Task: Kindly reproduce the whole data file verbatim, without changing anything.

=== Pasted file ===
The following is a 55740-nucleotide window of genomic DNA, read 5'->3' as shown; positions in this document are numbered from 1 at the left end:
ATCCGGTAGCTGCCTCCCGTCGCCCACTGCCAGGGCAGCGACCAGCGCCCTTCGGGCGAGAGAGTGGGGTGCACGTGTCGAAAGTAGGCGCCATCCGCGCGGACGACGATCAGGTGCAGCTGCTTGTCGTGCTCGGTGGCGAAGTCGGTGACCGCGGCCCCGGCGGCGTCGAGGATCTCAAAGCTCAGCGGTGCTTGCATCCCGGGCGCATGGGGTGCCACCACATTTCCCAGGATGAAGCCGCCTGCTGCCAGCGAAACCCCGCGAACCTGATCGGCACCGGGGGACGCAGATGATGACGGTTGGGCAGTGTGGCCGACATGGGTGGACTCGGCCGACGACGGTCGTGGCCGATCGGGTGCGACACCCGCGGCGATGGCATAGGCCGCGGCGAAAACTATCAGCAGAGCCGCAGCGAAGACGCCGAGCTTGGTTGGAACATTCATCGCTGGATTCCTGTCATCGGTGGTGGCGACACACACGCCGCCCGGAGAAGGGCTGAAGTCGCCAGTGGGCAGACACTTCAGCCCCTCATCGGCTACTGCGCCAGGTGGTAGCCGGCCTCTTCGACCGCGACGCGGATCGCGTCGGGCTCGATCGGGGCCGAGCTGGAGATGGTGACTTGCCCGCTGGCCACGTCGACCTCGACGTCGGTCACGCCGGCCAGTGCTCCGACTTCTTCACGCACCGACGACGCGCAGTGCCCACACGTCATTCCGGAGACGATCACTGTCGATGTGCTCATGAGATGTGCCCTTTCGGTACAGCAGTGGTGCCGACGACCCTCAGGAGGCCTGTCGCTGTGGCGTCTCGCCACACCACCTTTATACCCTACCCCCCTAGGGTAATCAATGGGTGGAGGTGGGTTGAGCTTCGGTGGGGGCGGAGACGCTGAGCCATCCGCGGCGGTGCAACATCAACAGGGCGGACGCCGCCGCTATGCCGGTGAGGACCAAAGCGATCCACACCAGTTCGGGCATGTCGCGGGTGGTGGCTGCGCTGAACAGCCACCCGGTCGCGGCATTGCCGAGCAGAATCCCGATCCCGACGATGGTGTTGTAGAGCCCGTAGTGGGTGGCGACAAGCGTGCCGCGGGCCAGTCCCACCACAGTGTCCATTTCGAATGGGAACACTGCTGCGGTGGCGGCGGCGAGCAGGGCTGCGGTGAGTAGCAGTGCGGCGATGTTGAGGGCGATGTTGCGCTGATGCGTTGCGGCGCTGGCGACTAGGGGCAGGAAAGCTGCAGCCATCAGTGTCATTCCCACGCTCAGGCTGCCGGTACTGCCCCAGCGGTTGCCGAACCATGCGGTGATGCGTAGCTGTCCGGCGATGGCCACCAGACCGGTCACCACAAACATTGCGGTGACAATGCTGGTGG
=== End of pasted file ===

The following is a 55740-nucleotide window of genomic DNA, read 5'->3' as shown; positions in this document are numbered from 1 at the left end:
ATCCGGTAGCTGCCTCCCGTCGCCCACTGCCAGGGCAGCGACCAGCGCCCTTCGGGCGAGAGAGTGGGGTGCACGTGTCGAAAGTAGGCGCCATCCGCGCGGACGACGATCAGGTGCAGCTGCTTGTCGTGCTCGGTGGCGAAGTCGGTGACCGCGGCCCCGGCGGCGTCGAGGATCTCAAAGCTCAGCGGTGCTTGCATCCCGGGCGCATGGGGTGCCACCACATTTCCCAGGATGAAGCCGCCTGCTGCCAGCGAAACCCCGCGAACCTGATCGGCACCGGGGGACGCAGATGATGACGGTTGGGCAGTGTGGCCGACATGGGTGGACTCGGCCGACGACGGTCGTGGCCGATCGGGTGCGACACCCGCGGCGATGGCATAGGCCGCGGCGAAAACTATCAGCAGAGCCGCAGCGAAGACGCCGAGCTTGGTTGGAACATTCATCGCTGGATTCCTGTCATCGGTGGTGGCGACACACACGCCGCCCGGAGAAGGGCTGAAGTCGCCAGTGGGCAGACACTTCAGCCCCTCATCGGCTACTGCGCCAGGTGGTAGCCGGCCTCTTCGACCGCGACGCGGATCGCGTCGGGCTCGATCGGGGCCGAGCTGGAGATGGTGACTTGCCCGCTGGCCACGTCGACCTCGACGTCGGTCACGCCGGCCAGTGCTCCGACTTCTTCACGCACCGACGACGCGCAGTGCCCACACGTCATTCCGGAGACGATCACTGTCGATGTGCTCATGAGATGTGCCCTTTCGGTACAGCAGTGGTGCCGACGACCCTCAGGAGGCCTGTCGCTGTGGCGTCTCGCCACACCACCTTTATACCCTACCCCCCTAGGGTAATCAATGGGTGGAGGTGGGTTGAGCTTCGGTGGGGGCGGAGACGCTGAGCCATCCGCGGCGGTGCAACATCAACAGGGCGGACGCCGCCGCTATGCCGGTGAGGACCAAAGCGATCCACACCAGTTCGGGCATGTCGCGGGTGGTGGCTGCGCTGAACAGCCACCCGGTCGCGGCATTGCCGAGCAGAATCCCGATCCCGACGATGGTGTTGTAGAGCCCGTAGTGGGTGGCGACAAGCGTGCCGCGGGCCAGTCCCACCACAGTGTCCATTTCGAATGGGAACACTGCTGCGGTGGCGGCGGCGAGCAGGGCTGCGGTGAGTAGCAGTGCGGCGATGTTGAGGGCGATGTTGCGCTGATGCGTTGCGGCGCTGGCGACTAGGGGCAGGAAAGCTGCAGCCATCAGTGTCATTCCCACGCTCAGGCTGCCGGTACTGCCCCAGCGGTTGCCGAACCATGCGGTGATGCGTAGCTGTCCGGCGATGGCCACCAGACCGGTCACCACAAACATTGCGGTGACAATGCTGGTGG